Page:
Pet owners are often faced with a dilemma when a beloved companion is nearing the end of his or her life. Pursuing aggressive diagnostics and treatment in the face of a poor prognosis and/or advanced age may not seem like a reasonable course of action. On the other hand, most owners still want to do “something” to improve their pet’s quality of life and, if possible, maximize the amount of time they have left together. The “something” that owners are looking for goes by the name “hospice.”
The term “hospice” usually brings to mind end-of-life care in the human medical field. Veterinary hospice is a little different. Most owners eventually do chose to euthanize their pets when quality of life can no longer be maintained. What veterinary hospice care does is delay the need for that decision.
Hospice focuses on palliative care. In other words, the goal of treatment shifts from directly addressing the patient’s underlying disease process towards simply keeping him or her comfortable and content. Treatment options depend on the patient’s individual situation but often involve some combination of the following:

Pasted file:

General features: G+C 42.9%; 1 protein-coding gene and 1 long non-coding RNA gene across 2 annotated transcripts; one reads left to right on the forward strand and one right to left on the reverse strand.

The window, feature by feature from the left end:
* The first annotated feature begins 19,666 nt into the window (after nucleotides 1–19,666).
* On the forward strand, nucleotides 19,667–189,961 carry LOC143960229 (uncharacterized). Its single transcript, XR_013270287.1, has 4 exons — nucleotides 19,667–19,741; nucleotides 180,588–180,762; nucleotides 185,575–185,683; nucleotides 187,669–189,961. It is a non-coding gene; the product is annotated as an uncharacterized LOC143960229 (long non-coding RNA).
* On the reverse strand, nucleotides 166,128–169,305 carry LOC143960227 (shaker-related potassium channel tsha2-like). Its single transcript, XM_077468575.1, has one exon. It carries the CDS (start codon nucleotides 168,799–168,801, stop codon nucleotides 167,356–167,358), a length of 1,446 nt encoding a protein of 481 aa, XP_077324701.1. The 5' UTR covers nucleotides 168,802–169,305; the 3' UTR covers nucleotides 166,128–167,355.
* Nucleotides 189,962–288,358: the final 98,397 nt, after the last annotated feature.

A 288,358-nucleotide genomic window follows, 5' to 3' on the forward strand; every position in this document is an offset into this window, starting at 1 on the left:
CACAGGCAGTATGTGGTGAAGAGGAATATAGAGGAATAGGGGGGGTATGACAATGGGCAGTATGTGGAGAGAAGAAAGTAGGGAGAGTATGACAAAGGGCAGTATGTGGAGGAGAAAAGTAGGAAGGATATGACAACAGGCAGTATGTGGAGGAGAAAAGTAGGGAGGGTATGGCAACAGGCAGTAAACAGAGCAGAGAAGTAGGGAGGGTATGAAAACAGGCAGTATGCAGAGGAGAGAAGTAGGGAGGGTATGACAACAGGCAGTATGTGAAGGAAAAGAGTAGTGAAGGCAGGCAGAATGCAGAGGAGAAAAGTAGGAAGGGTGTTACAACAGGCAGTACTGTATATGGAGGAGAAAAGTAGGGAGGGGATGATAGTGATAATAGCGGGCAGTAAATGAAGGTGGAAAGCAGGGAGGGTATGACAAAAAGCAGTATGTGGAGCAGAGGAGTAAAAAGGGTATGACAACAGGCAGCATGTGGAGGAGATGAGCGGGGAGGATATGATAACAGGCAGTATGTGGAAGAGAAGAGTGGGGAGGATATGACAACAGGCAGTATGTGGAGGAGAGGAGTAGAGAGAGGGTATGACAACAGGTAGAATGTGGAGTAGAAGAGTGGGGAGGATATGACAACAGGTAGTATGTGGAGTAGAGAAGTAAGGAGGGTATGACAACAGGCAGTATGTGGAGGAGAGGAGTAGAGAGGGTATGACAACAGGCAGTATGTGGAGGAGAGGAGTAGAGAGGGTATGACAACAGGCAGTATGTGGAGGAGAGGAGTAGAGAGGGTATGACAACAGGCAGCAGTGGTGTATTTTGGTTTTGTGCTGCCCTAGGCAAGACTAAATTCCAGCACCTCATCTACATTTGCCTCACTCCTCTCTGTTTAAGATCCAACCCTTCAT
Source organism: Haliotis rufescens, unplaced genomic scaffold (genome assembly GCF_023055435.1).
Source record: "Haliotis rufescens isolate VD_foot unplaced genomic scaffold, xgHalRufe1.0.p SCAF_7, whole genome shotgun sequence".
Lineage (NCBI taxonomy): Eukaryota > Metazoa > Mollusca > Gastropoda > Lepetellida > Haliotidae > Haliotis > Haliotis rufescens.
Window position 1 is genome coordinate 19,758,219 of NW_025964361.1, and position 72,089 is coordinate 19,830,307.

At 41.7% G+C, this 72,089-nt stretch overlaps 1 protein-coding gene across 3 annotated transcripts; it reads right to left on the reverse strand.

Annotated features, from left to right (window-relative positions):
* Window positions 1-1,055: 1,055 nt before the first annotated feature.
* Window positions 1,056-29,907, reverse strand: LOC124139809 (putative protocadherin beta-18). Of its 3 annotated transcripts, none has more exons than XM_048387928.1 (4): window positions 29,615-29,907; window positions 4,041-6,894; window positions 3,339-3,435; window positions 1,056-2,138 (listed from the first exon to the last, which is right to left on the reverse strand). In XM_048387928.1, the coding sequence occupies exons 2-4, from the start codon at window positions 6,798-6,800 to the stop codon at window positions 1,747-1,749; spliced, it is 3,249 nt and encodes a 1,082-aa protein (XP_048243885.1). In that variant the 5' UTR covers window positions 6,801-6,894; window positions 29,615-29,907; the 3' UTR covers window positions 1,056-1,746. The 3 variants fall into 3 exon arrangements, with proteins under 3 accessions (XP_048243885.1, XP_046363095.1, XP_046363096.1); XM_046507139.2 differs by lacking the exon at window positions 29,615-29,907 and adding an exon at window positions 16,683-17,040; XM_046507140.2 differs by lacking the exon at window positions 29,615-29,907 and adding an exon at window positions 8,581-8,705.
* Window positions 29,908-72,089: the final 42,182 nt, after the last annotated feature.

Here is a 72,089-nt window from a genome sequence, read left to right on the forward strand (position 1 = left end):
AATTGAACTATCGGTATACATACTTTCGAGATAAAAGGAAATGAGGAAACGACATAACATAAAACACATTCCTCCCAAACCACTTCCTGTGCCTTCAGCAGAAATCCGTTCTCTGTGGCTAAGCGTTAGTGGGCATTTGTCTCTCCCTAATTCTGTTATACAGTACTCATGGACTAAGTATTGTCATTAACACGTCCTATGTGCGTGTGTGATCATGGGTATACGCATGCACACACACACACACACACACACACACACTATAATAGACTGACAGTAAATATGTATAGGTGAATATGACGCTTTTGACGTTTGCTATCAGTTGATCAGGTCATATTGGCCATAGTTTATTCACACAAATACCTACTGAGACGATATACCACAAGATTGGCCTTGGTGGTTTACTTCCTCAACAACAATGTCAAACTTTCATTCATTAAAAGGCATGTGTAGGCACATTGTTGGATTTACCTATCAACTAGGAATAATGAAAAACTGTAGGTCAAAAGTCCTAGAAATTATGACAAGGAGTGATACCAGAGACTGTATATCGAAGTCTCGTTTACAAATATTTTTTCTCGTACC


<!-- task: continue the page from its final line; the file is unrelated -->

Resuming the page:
- nutritional support
- ensuring adequate hydration (e.g., subcutaneous fluid administration)
- assisting urination and defecation
- keeping pets clean and well groomed
- helping pets safely move around their environment (e.g., by providing non-slip surfaces)
- pain relief
- providing mental stimulation and loving contact with family members
Veterinary hospice also addresses the needs of the patient’s human family members. Preserving the bond between people and their pets is essential during this difficult time. The grieving process typically begins while hospice care is still ongoing, and owners may need a break from care-giving to recharge their batteries. Friends, family members, spiritual or religious personnel, and people trained in pet-loss support should be available to help those bearing primary responsibility for a patient’s care.